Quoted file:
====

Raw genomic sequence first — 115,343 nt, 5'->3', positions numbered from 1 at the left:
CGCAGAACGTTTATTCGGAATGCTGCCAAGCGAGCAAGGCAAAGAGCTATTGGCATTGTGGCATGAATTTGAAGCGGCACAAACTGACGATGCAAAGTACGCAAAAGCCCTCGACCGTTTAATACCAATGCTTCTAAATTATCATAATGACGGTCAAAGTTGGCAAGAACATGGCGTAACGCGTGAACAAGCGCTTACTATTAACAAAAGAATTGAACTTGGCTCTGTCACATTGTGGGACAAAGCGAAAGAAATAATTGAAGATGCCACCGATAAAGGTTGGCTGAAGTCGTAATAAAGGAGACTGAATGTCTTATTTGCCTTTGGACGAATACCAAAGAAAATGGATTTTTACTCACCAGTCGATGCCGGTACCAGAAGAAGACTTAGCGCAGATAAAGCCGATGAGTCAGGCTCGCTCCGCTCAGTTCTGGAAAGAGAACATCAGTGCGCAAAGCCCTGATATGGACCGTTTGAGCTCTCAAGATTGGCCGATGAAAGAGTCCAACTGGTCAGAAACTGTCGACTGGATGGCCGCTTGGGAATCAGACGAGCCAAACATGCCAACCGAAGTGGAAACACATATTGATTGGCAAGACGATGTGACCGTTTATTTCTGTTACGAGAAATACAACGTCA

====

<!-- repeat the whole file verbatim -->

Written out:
Raw genomic sequence first — 115,343 nt, 5'->3', positions numbered from 1 at the left:
CGCAGAACGTTTATTCGGAATGCTGCCAAGCGAGCAAGGCAAAGAGCTATTGGCATTGTGGCATGAATTTGAAGCGGCACAAACTGACGATGCAAAGTACGCAAAAGCCCTCGACCGTTTAATACCAATGCTTCTAAATTATCATAATGACGGTCAAAGTTGGCAAGAACATGGCGTAACGCGTGAACAAGCGCTTACTATTAACAAAAGAATTGAACTTGGCTCTGTCACATTGTGGGACAAAGCGAAAGAAATAATTGAAGATGCCACCGATAAAGGTTGGCTGAAGTCGTAATAAAGGAGACTGAATGTCTTATTTGCCTTTGGACGAATACCAAAGAAAATGGATTTTTACTCACCAGTCGATGCCGGTACCAGAAGAAGACTTAGCGCAGATAAAGCCGATGAGTCAGGCTCGCTCCGCTCAGTTCTGGAAAGAGAACATCAGTGCGCAAAGCCCTGATATGGACCGTTTGAGCTCTCAAGATTGGCCGATGAAAGAGTCCAACTGGTCAGAAACTGTCGACTGGATGGCCGCTTGGGAATCAGACGAGCCAAACATGCCAACCGAAGTGGAAACACATATTGATTGGCAAGACGATGTGACCGTTTATTTCTGTTACGAGAAATACAACGTCA